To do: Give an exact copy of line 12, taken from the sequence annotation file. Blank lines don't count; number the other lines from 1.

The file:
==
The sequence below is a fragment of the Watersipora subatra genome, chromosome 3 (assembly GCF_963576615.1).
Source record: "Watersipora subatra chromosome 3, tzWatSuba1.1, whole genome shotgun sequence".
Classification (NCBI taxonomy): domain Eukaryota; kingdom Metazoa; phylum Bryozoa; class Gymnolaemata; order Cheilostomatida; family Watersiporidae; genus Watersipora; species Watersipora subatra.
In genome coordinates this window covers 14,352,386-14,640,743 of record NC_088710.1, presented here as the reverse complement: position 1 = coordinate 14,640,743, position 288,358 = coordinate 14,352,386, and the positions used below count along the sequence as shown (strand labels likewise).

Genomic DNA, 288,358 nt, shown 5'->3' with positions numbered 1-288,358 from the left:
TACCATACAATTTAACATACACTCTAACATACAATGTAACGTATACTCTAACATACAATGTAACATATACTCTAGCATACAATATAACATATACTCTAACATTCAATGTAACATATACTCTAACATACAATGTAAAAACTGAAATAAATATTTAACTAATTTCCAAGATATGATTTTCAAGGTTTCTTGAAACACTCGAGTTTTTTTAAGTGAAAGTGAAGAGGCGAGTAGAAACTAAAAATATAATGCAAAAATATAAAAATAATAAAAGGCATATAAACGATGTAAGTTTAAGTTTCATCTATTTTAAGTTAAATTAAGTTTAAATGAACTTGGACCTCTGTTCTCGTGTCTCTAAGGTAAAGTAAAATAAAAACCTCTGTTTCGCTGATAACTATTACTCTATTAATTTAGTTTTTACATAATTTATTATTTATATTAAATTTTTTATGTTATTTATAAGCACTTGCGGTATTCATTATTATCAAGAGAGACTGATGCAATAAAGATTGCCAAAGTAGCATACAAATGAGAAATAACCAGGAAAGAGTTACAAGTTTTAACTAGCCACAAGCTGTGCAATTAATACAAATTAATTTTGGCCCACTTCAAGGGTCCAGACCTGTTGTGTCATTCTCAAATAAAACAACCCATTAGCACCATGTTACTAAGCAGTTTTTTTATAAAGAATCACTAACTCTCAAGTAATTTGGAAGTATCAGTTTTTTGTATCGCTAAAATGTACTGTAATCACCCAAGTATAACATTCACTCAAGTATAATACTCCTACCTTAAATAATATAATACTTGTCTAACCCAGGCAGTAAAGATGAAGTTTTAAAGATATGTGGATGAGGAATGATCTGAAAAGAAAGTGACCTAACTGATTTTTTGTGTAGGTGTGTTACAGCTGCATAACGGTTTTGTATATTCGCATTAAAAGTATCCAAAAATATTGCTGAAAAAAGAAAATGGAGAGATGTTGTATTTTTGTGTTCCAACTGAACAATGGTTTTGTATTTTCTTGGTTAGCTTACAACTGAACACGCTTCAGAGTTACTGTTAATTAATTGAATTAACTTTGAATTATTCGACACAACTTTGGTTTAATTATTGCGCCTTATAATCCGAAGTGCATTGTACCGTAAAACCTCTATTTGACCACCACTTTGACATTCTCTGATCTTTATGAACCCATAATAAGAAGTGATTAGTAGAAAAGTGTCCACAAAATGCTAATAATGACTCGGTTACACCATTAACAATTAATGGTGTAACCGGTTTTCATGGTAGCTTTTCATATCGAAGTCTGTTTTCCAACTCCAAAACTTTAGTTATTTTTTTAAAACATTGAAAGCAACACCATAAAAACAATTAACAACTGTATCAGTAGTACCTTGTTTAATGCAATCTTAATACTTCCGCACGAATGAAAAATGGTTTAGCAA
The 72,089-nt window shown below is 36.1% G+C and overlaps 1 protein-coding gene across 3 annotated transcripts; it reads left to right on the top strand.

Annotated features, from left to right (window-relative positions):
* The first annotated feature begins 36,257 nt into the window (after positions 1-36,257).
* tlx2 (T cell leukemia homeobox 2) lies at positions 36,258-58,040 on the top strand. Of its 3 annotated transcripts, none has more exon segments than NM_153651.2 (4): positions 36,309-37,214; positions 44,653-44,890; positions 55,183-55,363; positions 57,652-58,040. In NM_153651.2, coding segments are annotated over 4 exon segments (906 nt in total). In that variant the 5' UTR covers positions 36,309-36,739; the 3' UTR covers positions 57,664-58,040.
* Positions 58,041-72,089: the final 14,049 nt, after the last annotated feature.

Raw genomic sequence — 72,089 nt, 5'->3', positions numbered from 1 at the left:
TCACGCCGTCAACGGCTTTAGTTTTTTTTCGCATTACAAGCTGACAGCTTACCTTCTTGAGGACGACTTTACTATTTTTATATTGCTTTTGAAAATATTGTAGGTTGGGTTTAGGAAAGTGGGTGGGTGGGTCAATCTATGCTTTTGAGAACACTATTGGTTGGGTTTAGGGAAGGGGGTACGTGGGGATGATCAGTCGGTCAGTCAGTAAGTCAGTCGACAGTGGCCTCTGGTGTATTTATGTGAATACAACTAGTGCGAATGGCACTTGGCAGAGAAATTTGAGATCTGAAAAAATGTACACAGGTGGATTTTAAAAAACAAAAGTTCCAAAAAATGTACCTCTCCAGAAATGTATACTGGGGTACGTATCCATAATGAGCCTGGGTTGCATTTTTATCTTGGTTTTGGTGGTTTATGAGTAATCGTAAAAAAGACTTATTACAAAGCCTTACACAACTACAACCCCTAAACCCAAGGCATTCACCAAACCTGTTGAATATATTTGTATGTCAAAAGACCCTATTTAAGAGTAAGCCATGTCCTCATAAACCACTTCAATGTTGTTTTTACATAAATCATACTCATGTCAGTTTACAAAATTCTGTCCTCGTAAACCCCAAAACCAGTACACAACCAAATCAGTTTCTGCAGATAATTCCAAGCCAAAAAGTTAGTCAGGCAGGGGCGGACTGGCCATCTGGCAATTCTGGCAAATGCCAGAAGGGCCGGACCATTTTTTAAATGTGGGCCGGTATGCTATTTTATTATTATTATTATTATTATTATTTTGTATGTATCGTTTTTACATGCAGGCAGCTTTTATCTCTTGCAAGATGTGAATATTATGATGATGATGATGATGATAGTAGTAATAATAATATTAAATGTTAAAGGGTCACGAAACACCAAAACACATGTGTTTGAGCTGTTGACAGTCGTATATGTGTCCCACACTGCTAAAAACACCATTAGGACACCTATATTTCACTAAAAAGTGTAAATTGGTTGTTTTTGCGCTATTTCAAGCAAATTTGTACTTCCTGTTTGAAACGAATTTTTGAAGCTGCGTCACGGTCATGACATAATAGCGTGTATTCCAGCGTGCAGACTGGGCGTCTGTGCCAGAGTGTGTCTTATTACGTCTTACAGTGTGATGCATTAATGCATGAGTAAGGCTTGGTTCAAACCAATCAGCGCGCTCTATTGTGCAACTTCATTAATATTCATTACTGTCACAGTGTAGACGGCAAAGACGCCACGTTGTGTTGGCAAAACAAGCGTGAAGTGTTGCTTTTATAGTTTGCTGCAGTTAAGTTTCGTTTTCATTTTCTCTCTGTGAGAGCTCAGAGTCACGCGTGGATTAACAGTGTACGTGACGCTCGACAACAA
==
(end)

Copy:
Raw genomic sequence — 72,089 nt, 5'->3', positions numbered from 1 at the left: